A lot of entrepreneurs contact us to see if we can send them a business plan template.
Frankly, we’re flattered that you think we’re smart enough to create The One True Business Plan Template that should be used by all entrepreneurs everywhere under all circumstances.
As it turns out, we don’t have an ultimate business plan template that can be all things to all people. Nobody does.
When you design a business plan, there are at least four major variables that can change depending on your intended audience and your desired outcome:
- The organization, or the specific order in which you tell your unique story in the most persuasive manner;
- The content, or what you put in, and just as important, what you leave out;
- The length, or how much detail you provide; and
- The medium, such as whether your plan should be a text document, a presentation (pitch deck), a spreadsheet (a financial forecast is just a business plan expressed in numbers), a video, an in-person elevator pitch, or something else.
Getting these four variables right can make the difference between success and failure. Startup funding is a binary event, and you want to make sure you get it right the first time because you usually don’t get a second chance.
There are tons of free or low-cost business plan templates available on the Internet. If you have a cookie-cutter business and you think a cookie-cutter template that was originally designed for an altogether different kind of business might be the right solution for you, then by all means have at it. But you probably know that you get what you pay for.
Our firm takes a different approach to business planning. We start by taking the time to understand your business, your strengths and weaknesses, your situation, and your goals. We’ll take a hard look at your goals and help you think about whether or not they are realistic, and we will help you make adjustments if necessary. Then we begin the work of designing a conceptual business plan that you can follow in pursuit of your goal. Finally, we will work out the organization, content, length, and medium that are appropriate for your unique situation.
Now, we understand that most entrepreneurs can’t afford to hire a consultant to go through this kind of process. If that’s your case, here are some free or low-cost tips to get you moving in the right direction:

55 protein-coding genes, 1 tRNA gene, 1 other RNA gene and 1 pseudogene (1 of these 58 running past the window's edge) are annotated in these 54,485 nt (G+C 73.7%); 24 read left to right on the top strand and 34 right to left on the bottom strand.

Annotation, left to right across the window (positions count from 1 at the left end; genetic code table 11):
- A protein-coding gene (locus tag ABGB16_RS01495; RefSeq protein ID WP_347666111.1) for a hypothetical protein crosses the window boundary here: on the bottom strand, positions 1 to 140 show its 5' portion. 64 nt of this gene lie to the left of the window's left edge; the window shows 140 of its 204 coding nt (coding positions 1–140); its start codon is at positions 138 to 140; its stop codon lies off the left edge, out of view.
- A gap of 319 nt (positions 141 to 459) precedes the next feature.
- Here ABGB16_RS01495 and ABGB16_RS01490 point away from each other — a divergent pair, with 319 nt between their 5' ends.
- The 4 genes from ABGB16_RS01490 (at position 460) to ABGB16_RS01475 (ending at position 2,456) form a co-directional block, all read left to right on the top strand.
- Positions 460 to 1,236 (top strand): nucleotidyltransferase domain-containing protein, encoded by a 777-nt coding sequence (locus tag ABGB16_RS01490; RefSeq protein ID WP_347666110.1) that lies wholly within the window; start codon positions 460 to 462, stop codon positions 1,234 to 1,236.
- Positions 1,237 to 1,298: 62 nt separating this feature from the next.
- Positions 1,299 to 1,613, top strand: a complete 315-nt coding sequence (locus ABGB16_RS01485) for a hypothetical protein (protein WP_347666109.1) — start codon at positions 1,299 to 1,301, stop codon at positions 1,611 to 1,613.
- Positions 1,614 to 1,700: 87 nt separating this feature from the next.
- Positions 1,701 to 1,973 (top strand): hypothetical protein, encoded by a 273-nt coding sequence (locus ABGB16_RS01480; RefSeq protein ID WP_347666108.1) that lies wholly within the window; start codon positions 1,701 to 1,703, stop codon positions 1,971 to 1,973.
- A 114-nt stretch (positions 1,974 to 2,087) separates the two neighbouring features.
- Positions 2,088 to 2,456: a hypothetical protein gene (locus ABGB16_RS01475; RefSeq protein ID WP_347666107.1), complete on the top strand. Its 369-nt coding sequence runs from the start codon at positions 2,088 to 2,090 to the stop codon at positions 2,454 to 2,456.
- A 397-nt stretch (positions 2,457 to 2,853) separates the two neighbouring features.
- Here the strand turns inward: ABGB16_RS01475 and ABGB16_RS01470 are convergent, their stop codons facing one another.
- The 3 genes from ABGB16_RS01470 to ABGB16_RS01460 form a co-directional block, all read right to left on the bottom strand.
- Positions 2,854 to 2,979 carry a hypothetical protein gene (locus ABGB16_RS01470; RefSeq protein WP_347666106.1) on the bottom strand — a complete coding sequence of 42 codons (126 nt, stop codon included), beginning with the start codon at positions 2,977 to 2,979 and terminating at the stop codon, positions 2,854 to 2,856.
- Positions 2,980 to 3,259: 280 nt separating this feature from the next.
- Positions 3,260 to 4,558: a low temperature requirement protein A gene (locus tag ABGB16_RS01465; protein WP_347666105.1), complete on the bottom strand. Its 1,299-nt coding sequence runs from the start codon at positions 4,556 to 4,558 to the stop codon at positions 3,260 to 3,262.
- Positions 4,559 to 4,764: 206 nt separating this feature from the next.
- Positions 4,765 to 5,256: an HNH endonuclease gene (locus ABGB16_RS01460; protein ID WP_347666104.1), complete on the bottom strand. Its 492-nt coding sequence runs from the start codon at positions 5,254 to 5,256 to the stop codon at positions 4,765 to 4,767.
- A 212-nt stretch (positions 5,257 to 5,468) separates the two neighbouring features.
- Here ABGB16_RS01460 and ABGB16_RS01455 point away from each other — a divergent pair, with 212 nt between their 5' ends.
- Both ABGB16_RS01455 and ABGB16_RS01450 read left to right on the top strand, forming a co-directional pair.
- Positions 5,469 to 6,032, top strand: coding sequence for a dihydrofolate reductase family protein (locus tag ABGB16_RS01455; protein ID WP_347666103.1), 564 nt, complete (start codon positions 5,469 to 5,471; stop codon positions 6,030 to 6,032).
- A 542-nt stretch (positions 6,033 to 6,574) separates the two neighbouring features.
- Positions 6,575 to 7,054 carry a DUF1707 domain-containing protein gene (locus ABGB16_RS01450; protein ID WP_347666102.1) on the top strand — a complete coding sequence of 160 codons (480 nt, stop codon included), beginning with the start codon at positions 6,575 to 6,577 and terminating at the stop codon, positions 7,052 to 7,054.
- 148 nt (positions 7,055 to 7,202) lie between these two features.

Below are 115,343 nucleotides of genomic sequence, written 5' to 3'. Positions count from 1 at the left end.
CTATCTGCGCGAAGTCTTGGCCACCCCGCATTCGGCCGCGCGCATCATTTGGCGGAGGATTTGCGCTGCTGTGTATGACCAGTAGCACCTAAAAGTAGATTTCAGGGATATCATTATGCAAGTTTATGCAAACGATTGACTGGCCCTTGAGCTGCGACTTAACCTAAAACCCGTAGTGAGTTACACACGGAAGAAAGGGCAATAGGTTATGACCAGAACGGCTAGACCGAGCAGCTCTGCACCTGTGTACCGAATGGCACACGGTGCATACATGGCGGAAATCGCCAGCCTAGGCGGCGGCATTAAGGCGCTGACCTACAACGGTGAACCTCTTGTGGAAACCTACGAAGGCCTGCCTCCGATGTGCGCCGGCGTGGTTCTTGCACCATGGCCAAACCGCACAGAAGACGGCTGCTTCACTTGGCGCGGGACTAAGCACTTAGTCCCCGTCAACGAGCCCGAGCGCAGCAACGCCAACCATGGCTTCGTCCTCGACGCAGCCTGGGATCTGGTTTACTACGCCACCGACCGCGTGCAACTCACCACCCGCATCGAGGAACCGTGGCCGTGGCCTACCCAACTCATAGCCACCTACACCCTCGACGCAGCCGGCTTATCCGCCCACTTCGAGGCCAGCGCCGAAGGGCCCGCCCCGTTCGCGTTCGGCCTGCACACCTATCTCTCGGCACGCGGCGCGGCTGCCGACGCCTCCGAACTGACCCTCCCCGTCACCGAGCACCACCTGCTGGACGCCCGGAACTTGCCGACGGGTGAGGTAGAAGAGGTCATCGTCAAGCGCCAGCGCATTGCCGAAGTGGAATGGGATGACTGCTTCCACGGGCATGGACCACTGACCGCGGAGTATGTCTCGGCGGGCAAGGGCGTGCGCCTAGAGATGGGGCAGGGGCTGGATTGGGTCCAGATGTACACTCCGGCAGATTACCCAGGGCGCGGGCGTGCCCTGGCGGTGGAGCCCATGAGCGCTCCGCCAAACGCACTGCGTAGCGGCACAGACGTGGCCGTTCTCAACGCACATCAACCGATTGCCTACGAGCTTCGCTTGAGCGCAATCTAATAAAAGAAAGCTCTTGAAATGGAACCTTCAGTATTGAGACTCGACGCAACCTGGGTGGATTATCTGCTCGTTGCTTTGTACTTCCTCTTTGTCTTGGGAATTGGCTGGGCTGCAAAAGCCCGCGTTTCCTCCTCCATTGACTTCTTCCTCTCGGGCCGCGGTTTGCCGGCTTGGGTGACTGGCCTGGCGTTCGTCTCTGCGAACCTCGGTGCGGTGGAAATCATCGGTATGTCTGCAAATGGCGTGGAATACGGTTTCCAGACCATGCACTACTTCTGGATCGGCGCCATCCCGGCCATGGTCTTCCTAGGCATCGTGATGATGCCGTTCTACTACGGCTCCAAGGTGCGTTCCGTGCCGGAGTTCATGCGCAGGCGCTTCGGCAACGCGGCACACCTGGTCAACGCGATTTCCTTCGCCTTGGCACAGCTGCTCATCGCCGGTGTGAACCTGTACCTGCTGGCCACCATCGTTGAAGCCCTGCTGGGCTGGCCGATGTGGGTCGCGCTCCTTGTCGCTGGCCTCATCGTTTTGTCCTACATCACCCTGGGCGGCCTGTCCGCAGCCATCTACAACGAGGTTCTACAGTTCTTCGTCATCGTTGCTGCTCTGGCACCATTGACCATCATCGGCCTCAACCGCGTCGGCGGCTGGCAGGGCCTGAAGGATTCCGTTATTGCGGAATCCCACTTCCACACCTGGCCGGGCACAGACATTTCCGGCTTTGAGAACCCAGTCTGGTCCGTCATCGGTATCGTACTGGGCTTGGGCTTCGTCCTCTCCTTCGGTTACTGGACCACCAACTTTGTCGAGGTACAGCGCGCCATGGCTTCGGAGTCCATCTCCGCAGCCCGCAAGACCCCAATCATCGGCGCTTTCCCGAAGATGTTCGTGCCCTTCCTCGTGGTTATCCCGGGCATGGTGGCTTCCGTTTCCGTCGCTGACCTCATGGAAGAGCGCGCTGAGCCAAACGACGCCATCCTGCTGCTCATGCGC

- Read The Four Cornerstones of Every Business Plan. This article helps you develop a “quick and dirty” business plan on your own.
- Read The Ten Big Questions. This article describes the questions that all investors will want you to address in your business plan.
- Read Why Business Plans Don’t Get Funded. This article describes all of the common mistakes and red flags that will get your plan tossed in the trash.
- Buy business planning software, such as Business Plan Pro from Palo Alto software. It’s more flexible than any template you’ll find online, and it’s good enough for the first few drafts of your business plan.
- Find an advisor who will mentor you and guide you through the planning process at your local SCORE or SBDC.
Having said that, if you can afford to hire an exceptional business plan consultant, that will free you up to focus on building your business, your product, your team, and your customer base. This may end up being a better use of your valuable time. You’ll also work with somebody who has first-hand entrepreneurial experience and who has worked with a lot of entrepreneurs like you. The right business plan consultant knows what mistakes to avoid, and can be a valuable sounding board and long-term partner in your success.
Whatever you choose to do, we wish you the best of luck with your venture.